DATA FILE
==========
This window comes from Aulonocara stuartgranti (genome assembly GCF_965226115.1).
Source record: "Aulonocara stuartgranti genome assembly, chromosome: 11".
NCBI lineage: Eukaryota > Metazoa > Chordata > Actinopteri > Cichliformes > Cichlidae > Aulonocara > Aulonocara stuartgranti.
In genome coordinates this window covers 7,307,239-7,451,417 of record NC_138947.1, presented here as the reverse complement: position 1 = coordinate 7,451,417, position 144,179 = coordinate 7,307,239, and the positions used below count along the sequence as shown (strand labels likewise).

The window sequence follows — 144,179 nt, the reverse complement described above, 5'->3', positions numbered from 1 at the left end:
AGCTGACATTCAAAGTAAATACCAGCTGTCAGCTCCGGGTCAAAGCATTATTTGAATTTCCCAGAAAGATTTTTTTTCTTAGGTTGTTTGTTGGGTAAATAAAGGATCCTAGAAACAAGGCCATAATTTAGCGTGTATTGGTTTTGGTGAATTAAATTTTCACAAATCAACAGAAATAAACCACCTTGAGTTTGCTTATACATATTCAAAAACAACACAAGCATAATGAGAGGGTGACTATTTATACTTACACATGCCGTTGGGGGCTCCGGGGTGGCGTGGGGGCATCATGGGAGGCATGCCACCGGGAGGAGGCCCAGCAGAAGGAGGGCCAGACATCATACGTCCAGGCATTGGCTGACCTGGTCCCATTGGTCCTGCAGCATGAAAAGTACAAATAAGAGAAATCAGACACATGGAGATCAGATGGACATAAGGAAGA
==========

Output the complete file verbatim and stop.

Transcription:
This window comes from Aulonocara stuartgranti (genome assembly GCF_965226115.1).
Source record: "Aulonocara stuartgranti genome assembly, chromosome: 11".
NCBI lineage: Eukaryota > Metazoa > Chordata > Actinopteri > Cichliformes > Cichlidae > Aulonocara > Aulonocara stuartgranti.
In genome coordinates this window covers 7,307,239-7,451,417 of record NC_138947.1, presented here as the reverse complement: position 1 = coordinate 7,451,417, position 144,179 = coordinate 7,307,239, and the positions used below count along the sequence as shown (strand labels likewise).

The window sequence follows — 144,179 nt, the reverse complement described above, 5'->3', positions numbered from 1 at the left end:
AGCTGACATTCAAAGTAAATACCAGCTGTCAGCTCCGGGTCAAAGCATTATTTGAATTTCCCAGAAAGATTTTTTTTCTTAGGTTGTTTGTTGGGTAAATAAAGGATCCTAGAAACAAGGCCATAATTTAGCGTGTATTGGTTTTGGTGAATTAAATTTTCACAAATCAACAGAAATAAACCACCTTGAGTTTGCTTATACATATTCAAAAACAACACAAGCATAATGAGAGGGTGACTATTTATACTTACACATGCCGTTGGGGGCTCCGGGGTGGCGTGGGGGCATCATGGGAGGCATGCCACCGGGAGGAGGCCCAGCAGAAGGAGGGCCAGACATCATACGTCCAGGCATTGGCTGACCTGGTCCCATTGGTCCTGCAGCATGAAAAGTACAAATAAGAGAAATCAGACACATGGAGATCAGATGGACATAAGGAAGA